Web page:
Beat insomnia and get back to sleep

Chronic fatigue syndrome on the increase among teenagers

When most people think of insomnia, they tend to think of not being able to get to sleep. In some cases, this is true – however for others the problem isn’t getting to sleep, it’s staying asleep.

Some insomnia sufferers wake multiple times during the night and find it difficult to get back to sleep. Dr Nerina Ramlakhan (sleep and energy therapist at London’s Nightingale Hospital) says waking during the night is normal:

“It’s perfectly normal for us to wake up – usually between the hours of 2 to 4am. The important thing is not to fret about it when you do wake – if you don’t worry, then it can be easy to get back to sleep.”

If your waking habits are becoming a problem, try the following techniques to help you fall back to sleep.

Turn your clock away

If you check the time when you wake up you will instantly start worrying about how much sleep you’re getting, taking you well and truly out of your sleep cycle. Instead keep your clock faced away from you and resist the urge to check it.

Get out of bed

Lying in bed tossing and turning will make you feel frustrated. After a while, your brain will link the two and will signal your body to be alert when you get to bed. Sidestep this connection by getting up and out of bed if you can’t get back to sleep after 15 minutes or more during the night.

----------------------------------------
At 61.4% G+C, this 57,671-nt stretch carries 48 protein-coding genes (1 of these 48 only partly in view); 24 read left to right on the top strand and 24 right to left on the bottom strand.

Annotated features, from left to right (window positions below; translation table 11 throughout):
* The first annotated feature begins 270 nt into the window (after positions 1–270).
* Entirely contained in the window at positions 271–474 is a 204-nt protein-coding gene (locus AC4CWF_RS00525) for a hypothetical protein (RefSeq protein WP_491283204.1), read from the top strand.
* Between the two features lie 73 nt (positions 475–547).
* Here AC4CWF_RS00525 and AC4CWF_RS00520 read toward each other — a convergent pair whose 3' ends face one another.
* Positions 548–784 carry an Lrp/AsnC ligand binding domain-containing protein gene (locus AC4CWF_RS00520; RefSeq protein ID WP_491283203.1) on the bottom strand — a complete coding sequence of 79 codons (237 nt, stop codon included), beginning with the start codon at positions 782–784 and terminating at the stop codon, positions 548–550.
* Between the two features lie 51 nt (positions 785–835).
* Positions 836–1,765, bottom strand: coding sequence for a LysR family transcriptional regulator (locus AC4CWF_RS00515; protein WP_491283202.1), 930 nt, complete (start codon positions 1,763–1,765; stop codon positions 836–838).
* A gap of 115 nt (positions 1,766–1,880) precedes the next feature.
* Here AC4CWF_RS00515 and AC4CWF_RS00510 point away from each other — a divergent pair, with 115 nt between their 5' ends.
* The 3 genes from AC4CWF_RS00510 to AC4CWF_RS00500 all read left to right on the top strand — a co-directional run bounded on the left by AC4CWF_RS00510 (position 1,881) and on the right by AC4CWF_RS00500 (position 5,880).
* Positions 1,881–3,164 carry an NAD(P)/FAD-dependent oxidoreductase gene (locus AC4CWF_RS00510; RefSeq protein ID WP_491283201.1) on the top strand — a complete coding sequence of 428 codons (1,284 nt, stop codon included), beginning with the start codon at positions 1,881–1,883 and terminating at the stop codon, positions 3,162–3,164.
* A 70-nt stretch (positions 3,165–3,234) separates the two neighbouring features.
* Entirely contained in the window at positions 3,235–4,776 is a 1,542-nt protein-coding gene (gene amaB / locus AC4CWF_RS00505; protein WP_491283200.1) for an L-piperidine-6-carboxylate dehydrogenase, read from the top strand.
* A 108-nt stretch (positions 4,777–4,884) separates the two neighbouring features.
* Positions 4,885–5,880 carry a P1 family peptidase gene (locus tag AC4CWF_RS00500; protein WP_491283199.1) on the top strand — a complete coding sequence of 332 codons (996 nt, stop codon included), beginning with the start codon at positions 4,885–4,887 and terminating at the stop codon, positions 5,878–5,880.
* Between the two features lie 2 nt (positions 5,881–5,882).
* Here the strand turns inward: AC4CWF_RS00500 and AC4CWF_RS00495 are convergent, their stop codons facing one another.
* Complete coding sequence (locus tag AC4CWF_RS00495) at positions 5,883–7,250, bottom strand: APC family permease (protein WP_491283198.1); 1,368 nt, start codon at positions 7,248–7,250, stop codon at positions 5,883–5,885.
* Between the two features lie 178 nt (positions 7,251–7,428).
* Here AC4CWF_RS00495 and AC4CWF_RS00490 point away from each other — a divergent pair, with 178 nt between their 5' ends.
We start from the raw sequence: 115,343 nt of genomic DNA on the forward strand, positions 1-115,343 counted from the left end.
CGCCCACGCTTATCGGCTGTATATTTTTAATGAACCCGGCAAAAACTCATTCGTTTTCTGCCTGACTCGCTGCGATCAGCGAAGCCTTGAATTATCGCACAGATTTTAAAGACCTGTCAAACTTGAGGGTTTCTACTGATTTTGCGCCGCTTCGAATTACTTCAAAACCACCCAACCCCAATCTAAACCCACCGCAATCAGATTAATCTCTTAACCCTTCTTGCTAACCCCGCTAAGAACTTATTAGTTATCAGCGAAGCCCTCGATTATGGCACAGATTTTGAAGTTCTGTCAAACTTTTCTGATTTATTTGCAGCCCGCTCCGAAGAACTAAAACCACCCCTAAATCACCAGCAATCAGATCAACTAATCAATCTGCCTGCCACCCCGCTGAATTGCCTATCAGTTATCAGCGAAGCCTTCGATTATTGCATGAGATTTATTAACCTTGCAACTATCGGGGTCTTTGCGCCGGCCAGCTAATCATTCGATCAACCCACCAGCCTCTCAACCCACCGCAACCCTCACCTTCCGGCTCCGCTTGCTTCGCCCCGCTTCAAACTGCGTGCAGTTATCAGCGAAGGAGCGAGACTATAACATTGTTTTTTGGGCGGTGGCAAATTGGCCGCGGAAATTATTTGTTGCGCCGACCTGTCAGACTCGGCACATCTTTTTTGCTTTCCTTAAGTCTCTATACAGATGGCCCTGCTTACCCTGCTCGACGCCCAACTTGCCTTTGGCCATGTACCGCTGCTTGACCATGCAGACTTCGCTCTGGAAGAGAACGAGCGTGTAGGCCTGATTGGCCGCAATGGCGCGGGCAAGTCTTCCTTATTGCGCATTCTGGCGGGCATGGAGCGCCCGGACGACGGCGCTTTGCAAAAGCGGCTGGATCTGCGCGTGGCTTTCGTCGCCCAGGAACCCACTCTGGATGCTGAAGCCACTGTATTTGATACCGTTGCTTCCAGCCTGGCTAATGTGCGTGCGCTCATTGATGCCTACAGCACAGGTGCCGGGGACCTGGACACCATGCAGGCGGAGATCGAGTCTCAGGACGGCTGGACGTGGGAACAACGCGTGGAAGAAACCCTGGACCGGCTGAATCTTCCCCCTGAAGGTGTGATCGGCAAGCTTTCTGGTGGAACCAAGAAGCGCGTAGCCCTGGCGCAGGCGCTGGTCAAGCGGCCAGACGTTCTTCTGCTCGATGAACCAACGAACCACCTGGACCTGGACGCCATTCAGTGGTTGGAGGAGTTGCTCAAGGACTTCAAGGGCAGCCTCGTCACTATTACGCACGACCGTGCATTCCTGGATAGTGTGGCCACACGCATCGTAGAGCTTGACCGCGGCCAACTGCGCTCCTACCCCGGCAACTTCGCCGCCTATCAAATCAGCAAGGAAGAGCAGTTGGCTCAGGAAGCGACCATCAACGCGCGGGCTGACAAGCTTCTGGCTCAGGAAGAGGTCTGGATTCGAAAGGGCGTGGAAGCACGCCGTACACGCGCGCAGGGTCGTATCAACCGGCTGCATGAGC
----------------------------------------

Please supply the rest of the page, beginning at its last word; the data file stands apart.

Sit on a chair in a dark room and listen to soothing music or read a book. When you feel sleepy again, go back to bed. This will encourage the brain to link your bed with sleepiness – a much more positive connection.

Keep the lights off

The body releases the sleep hormone melatonin when we’re in a dark environment. Ensure you turn off all the lights in your bedroom and avoid looking at your phone or tablet when you can’t sleep – this will only wake you up more.

Roll your eyes

Research suggests rolling your eyes up to a 20-degree angle can shift the brain into a relaxed alpha state which slows brain waves and helps you to drift off to sleep. Try closing your eyes and rolling them upwards slowly a couple of times.

Try progressive muscle relaxation

Movements like tossing and turning will signal to your body that it’s time to wake up. Keep fairly still when you wake up and try tensing and relaxing your muscles in groups for a few seconds. Start at your toes and work up to your head.

Create a sleep signal

When you feel relaxed and about to fall asleep give yourself a ‘sleep signal’. This could be something as simple as gently stroking your earlobe. Your body will interpret this as a sign that you’re sleepy, so if you do this when you wake in the night it should signal to your brain that it’s time to go to sleep.

Share this article with a friend
Katherine

Written by Katherine

Kat is a Content Producer for Memiah and writer for Hypnotherapy Directory and Happiful magazine.
Show comments

Related Articles

More Articles